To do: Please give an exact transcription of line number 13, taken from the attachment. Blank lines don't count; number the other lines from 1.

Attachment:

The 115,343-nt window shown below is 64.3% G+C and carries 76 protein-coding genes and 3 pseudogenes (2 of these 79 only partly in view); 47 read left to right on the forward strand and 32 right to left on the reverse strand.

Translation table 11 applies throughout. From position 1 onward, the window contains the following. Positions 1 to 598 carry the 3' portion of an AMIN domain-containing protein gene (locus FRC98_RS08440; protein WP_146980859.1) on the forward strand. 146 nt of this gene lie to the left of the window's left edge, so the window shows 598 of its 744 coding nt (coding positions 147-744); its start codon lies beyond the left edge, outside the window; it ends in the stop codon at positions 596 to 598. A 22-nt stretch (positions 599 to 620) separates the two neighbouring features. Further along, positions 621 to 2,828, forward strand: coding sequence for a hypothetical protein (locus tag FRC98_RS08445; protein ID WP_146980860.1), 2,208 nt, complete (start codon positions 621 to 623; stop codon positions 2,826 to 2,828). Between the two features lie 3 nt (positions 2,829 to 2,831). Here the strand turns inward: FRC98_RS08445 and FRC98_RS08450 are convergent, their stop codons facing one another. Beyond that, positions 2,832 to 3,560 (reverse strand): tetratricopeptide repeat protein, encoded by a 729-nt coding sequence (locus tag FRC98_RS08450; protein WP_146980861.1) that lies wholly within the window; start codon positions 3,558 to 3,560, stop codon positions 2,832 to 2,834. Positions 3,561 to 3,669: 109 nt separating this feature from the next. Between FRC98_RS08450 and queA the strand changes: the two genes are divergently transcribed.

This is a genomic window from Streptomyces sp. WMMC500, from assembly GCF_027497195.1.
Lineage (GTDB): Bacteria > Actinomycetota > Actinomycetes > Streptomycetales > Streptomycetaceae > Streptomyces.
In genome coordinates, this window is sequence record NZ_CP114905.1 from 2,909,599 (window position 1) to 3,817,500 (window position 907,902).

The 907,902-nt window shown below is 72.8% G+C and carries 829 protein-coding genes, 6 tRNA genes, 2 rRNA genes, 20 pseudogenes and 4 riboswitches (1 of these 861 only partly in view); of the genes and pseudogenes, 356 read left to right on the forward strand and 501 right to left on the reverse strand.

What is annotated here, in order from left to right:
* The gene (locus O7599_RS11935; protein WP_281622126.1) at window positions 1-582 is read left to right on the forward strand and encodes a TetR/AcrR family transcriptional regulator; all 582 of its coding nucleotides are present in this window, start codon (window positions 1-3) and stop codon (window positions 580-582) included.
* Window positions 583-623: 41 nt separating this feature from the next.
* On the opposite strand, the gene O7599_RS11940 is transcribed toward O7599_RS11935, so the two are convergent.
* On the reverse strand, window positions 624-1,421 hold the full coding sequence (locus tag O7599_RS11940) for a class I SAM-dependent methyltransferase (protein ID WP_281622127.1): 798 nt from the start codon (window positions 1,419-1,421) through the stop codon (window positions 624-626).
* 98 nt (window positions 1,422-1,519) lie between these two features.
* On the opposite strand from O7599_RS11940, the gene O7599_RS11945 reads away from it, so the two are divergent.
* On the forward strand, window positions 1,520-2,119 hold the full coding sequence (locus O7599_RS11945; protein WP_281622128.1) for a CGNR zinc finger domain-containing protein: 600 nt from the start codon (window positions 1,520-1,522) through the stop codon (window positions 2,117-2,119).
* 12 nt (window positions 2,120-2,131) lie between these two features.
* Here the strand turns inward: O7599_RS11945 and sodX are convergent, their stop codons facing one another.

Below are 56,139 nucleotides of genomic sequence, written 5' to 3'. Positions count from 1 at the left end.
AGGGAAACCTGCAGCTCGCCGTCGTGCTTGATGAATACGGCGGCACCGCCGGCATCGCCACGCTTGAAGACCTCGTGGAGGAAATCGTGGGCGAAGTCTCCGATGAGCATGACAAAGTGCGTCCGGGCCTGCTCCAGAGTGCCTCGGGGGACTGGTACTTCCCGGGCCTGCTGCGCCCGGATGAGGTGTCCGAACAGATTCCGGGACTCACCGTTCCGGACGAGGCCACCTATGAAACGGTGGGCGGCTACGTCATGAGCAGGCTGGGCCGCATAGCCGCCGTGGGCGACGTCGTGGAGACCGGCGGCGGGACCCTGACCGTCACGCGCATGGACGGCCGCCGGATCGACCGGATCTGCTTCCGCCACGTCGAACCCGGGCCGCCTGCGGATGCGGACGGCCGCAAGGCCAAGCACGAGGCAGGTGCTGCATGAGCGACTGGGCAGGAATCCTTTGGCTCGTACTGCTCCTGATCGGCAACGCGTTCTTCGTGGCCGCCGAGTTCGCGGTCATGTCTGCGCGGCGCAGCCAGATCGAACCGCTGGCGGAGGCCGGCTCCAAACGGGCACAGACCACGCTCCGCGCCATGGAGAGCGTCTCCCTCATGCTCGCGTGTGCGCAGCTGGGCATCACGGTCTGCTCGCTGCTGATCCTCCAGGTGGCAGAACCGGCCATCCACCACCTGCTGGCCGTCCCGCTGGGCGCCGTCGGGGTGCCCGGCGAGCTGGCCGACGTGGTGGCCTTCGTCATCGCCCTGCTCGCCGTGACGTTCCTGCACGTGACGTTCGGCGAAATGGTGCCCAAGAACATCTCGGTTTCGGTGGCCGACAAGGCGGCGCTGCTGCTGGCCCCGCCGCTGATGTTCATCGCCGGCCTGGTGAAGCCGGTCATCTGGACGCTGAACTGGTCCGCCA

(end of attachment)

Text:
* On the opposite strand from O7599_RS11940, the gene O7599_RS11945 reads away from it, so the two are divergent.